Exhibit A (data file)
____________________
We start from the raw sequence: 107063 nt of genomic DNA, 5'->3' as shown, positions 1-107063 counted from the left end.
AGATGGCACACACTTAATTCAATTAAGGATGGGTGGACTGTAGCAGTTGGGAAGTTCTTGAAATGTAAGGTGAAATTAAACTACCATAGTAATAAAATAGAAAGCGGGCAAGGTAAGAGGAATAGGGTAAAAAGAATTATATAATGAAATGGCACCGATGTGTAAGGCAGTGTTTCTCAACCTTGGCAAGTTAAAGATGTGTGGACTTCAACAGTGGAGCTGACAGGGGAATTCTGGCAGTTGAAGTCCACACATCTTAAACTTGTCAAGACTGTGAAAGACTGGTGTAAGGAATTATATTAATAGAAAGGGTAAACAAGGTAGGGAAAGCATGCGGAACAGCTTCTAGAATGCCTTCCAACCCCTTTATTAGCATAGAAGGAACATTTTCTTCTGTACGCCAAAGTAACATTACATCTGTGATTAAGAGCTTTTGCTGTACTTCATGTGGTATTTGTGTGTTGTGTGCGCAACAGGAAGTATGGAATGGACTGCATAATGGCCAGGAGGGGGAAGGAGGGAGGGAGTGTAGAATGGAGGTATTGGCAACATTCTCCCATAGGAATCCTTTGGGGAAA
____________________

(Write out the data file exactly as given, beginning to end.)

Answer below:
We start from the raw sequence: 107063 nt of genomic DNA, 5'->3' as shown, positions 1-107063 counted from the left end.
AGATGGCACACACTTAATTCAATTAAGGATGGGTGGACTGTAGCAGTTGGGAAGTTCTTGAAATGTAAGGTGAAATTAAACTACCATAGTAATAAAATAGAAAGCGGGCAAGGTAAGAGGAATAGGGTAAAAAGAATTATATAATGAAATGGCACCGATGTGTAAGGCAGTGTTTCTCAACCTTGGCAAGTTAAAGATGTGTGGACTTCAACAGTGGAGCTGACAGGGGAATTCTGGCAGTTGAAGTCCACACATCTTAAACTTGTCAAGACTGTGAAAGACTGGTGTAAGGAATTATATTAATAGAAAGGGTAAACAAGGTAGGGAAAGCATGCGGAACAGCTTCTAGAATGCCTTCCAACCCCTTTATTAGCATAGAAGGAACATTTTCTTCTGTACGCCAAAGTAACATTACATCTGTGATTAAGAGCTTTTGCTGTACTTCATGTGGTATTTGTGTGTTGTGTGCGCAACAGGAAGTATGGAATGGACTGCATAATGGCCAGGAGGGGGAAGGAGGGAGGGAGTGTAGAATGGAGGTATTGGCAACATTCTCCCATAGGAATCCTTTGGGGAAA